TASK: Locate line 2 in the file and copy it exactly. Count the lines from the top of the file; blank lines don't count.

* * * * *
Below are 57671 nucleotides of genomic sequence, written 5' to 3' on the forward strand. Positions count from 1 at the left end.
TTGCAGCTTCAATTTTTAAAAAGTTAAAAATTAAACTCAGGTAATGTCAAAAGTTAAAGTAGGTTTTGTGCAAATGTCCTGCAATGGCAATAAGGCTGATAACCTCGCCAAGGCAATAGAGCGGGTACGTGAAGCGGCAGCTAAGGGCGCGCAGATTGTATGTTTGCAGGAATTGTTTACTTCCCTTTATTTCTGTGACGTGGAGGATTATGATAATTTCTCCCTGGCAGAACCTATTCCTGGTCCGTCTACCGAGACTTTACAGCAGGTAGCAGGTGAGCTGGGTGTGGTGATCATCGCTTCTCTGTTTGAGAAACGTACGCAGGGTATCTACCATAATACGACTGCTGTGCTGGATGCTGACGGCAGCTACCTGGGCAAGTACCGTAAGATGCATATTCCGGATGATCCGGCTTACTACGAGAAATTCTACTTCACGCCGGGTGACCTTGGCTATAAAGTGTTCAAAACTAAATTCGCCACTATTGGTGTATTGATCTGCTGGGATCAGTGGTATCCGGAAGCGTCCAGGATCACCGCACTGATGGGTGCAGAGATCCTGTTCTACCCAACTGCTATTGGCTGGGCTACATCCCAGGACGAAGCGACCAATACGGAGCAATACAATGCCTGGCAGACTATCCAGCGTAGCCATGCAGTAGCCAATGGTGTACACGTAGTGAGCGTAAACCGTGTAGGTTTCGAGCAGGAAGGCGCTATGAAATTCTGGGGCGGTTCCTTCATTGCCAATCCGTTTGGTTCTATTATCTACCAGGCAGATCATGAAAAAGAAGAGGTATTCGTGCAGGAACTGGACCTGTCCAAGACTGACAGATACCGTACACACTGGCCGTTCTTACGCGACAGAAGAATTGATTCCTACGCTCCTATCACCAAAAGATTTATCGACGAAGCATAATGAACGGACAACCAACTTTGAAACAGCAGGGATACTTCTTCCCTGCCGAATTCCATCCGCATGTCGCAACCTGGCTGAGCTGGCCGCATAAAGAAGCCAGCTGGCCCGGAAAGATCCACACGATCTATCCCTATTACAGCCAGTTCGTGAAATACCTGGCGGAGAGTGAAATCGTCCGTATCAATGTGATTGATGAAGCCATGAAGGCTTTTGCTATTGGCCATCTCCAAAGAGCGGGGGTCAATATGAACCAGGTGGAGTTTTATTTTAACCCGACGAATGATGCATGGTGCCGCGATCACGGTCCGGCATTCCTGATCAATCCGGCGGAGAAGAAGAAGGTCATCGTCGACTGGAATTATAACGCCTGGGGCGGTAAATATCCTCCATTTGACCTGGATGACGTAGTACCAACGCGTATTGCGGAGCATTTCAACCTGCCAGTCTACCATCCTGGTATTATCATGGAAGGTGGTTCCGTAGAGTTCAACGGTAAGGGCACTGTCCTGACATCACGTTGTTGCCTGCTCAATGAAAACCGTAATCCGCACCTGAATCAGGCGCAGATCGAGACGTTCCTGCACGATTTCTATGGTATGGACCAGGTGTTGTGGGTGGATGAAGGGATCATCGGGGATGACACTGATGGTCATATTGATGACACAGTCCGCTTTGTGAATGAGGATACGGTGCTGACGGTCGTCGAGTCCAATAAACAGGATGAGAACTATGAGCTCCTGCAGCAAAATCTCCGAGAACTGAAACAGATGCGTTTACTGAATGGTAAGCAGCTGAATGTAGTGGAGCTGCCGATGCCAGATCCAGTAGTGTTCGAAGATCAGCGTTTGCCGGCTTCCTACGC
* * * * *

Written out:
TTGCAGCTTCAATTTTTAAAAAGTTAAAAATTAAACTCAGGTAATGTCAAAAGTTAAAGTAGGTTTTGTGCAAATGTCCTGCAATGGCAATAAGGCTGATAACCTCGCCAAGGCAATAGAGCGGGTACGTGAAGCGGCAGCTAAGGGCGCGCAGATTGTATGTTTGCAGGAATTGTTTACTTCCCTTTATTTCTGTGACGTGGAGGATTATGATAATTTCTCCCTGGCAGAACCTATTCCTGGTCCGTCTACCGAGACTTTACAGCAGGTAGCAGGTGAGCTGGGTGTGGTGATCATCGCTTCTCTGTTTGAGAAACGTACGCAGGGTATCTACCATAATACGACTGCTGTGCTGGATGCTGACGGCAGCTACCTGGGCAAGTACCGTAAGATGCATATTCCGGATGATCCGGCTTACTACGAGAAATTCTACTTCACGCCGGGTGACCTTGGCTATAAAGTGTTCAAAACTAAATTCGCCACTATTGGTGTATTGATCTGCTGGGATCAGTGGTATCCGGAAGCGTCCAGGATCACCGCACTGATGGGTGCAGAGATCCTGTTCTACCCAACTGCTATTGGCTGGGCTACATCCCAGGACGAAGCGACCAATACGGAGCAATACAATGCCTGGCAGACTATCCAGCGTAGCCATGCAGTAGCCAATGGTGTACACGTAGTGAGCGTAAACCGTGTAGGTTTCGAGCAGGAAGGCGCTATGAAATTCTGGGGCGGTTCCTTCATTGCCAATCCGTTTGGTTCTATTATCTACCAGGCAGATCATGAAAAAGAAGAGGTATTCGTGCAGGAACTGGACCTGTCCAAGACTGACAGATACCGTACACACTGGCCGTTCTTACGCGACAGAAGAATTGATTCCTACGCTCCTATCACCAAAAGATTTATCGACGAAGCATAATGAACGGACAACCAACTTTGAAACAGCAGGGATACTTCTTCCCTGCCGAATTCCATCCGCATGTCGCAACCTGGCTGAGCTGGCCGCATAAAGAAGCCAGCTGGCCCGGAAAGATCCACACGATCTATCCCTATTACAGCCAGTTCGTGAAATACCTGGCGGAGAGTGAAATCGTCCGTATCAATGTGATTGATGAAGCCATGAAGGCTTTTGCTATTGGCCATCTCCAAAGAGCGGGGGTCAATATGAACCAGGTGGAGTTTTATTTTAACCCGACGAATGATGCATGGTGCCGCGATCACGGTCCGGCATTCCTGATCAATCCGGCGGAGAAGAAGAAGGTCATCGTCGACTGGAATTATAACGCCTGGGGCGGTAAATATCCTCCATTTGACCTGGATGACGTAGTACCAACGCGTATTGCGGAGCATTTCAACCTGCCAGTCTACCATCCTGGTATTATCATGGAAGGTGGTTCCGTAGAGTTCAACGGTAAGGGCACTGTCCTGACATCACGTTGTTGCCTGCTCAATGAAAACCGTAATCCGCACCTGAATCAGGCGCAGATCGAGACGTTCCTGCACGATTTCTATGGTATGGACCAGGTGTTGTGGGTGGATGAAGGGATCATCGGGGATGACACTGATGGTCATATTGATGACACAGTCCGCTTTGTGAATGAGGATACGGTGCTGACGGTCGTCGAGTCCAATAAACAGGATGAGAACTATGAGCTCCTGCAGCAAAATCTCCGAGAACTGAAACAGATGCGTTTACTGAATGGTAAGCAGCTGAATGTAGTGGAGCTGCCGATGCCAGATCCAGTAGTGTTCGAAGATCAGCGTTTGCCGGCTTCCTACGC